Here’s the analogy I’d like to start with.
In the middle of your town, there’s a dangerous stretch of road where numerous accidents have taken place. Wrecks have occurred because the road is full of holes in the summer and tends to ice over as soon as temperatures drop in the winter. Many people have been injured, despite the fact that they were themselves driving carefully. The area is badly lit, and even walking on the sidewalks isn’t entirely safe because of the cars skidding on ice or veering suddenly to avoid potholes.
Given the way your town is planned, though, it is almost impossible not to travel on that road or visit that area. It’s where almost all the businesses are located, the majority of the stores. If you want to buy groceries or grab a pizza, you have to go there. Your work and your kids’ school are on that road.
A group of citizens asks the city to take action. The city says: “We don’t have any authority over the weather. It isn’t our fault if the temperatures drop below zero and the road gets icy. We can’t control the fact that asphalt eventually breaks down. It’s a natural phenomenon! And you certainly don’t expect us to put someone in every single car to make sure the driver observes common decency or is respectful of others when he or she drives? Plus, at the end of the day, the sun goes down and the street gets dark–are you demanding that we control the sun, too?! You’re being ridiculous! Everybody knows what that area is like. We’re each responsible for our own personal safety. If you don’t like the road, don’t use it.”
In essence, this is what the owners of ProZ.com have to say to translators who—for years—have complained about the rock-bottom rates, detrimental working conditions, and unfair competition that ProZ promotes via the job announcements that appear on its site.
Translators who complain privately to ProZ about rates that don’t allow them to make a living wage receive this canned answer from the job board’s monitors: “We believe that each member should be entitled to set his or her own minimum rates.”
And so, not even a month after the Trust Traduzioni/Italian Ministry of Tourism scandal, in which ProZ permitted a job posting that included both an illegal payment condition and an obscenely low rate that equated to less than what people earn for cleaning houses or flipping burgers, ProZ has bought itself a boycott and a petition drive. (The petition is available online: A Translators’ Petition Concerning ProZ.com’s Job Policies; in the petition’s first six hours of existence, 380 translators signed it–more than one a minute.)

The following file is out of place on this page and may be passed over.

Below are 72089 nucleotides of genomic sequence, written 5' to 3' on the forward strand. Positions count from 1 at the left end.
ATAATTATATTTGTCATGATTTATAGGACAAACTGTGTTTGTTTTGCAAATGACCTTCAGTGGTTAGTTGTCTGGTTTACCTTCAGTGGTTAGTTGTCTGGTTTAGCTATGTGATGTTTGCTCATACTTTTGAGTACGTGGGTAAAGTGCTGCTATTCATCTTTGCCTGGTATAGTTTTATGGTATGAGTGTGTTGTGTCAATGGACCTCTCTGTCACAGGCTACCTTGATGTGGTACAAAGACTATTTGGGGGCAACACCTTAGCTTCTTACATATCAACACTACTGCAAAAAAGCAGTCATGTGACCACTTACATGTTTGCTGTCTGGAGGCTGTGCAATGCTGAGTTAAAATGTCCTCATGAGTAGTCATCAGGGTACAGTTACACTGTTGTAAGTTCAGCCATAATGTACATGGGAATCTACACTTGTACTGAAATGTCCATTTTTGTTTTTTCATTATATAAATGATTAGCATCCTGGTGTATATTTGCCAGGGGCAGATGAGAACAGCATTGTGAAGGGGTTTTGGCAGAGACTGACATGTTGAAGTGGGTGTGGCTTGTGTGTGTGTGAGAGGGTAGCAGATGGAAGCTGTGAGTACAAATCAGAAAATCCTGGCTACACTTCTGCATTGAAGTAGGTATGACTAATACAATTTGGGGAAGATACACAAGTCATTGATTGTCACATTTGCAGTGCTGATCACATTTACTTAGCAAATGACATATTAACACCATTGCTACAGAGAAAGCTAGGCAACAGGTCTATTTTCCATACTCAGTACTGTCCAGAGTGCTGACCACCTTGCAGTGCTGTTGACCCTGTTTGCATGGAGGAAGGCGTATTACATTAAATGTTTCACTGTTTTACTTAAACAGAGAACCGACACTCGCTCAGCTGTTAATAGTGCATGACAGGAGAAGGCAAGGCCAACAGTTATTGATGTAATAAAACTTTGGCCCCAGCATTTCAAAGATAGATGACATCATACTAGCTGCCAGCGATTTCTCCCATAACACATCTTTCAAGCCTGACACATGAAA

ProZ.com is the largest online clearinghouse for translation-related jobs. It’s not the only one, and it’s not the only one that gives job posters free rein to drag the market down. But it’s the biggest one and the most influential. Positive change on its part would ripple throughout the industry.
At issue are a couple of dead-serious errors of judgment on ProZ.com’s part. First, ProZ.com allows job posters to establish rates and conditions, a complete distortion of the way freelancing works. Translators are service providers. Companies, agencies, and individuals who want translations are clients. Service providers set rates, not clients. (For precisely the same reason that, when you sit down in a restaurant, you don’t have the right to tell the owner: “Your steaks are over-priced. I’ll pay half. And throw in a bottle of wine with that.”).
Second, because of its influence and international reach (ProZ boasts 200,000 members all around the globe), ProZ does not merely reflect the market, as it consistently claims. Rather, ProZ plays a significant role in shaping it. Low-wage conditions exist in part (not entirely, but in part) thanks to ProZ.
While we’re at it, in fact, it’s worth exposing the lie of the “free market,” which is the “reality” that ProZ claims to be “reflecting.”
Here’s a newsflash for ProZ and its owner, Henry Dotterer: The free market does not exist. All that exists is the question of who will pay for it.
In the case of ProZ (which currently charges its members €114 [or about $158] per year for a basic membership and more than double that for a “corporate” membership), its executives have decided that letting translators pay for the free market—in which every cog in the wheel except the translator has the opportunity to earn a profit—is a perfectly acceptable business model.
Rather than talk about such capitalist wet-dreams as the “free market,” though, I’d much rather talk about living wages for translators. Clearly, defining the concept of a “living wage” is complex, but that doesn’t diminish the fact that translators deserve to earn one.
When an Italian agency offers a job to a translator who lives in Italy and earns in euros, meanwhile, it isn’t too much to expect that agency to pay a rate that allows the translator who lives in Italy and spends in euros to earn enough to make ends meet. And that’s largely the kind of job we’re talking about: the kind in which the job offerer and the translator live and work in precisely the same economy.
Ever since the boycott and petition were first being discussed, of course, the naysayers were already tripping over themselves to say their nays. My feeling is: Who cares? You can’t have a revolution without counter-revolutionaries. Plus they allow one to recall happier times, when terms like “capitalist lackey of the running dog imperialist scum” had some teeth.
In the meantime, translators are doing something to bring attention to an untenable situation. They’re taking action. They’re helping themselves. They’re demanding, with the ProZ.com boycott as a first step, living wages for translators.
It’s the first time in years I’ve felt some pride in the profession I’ve chosen. Go sign the petition and see if you don’t feel a little better yourself.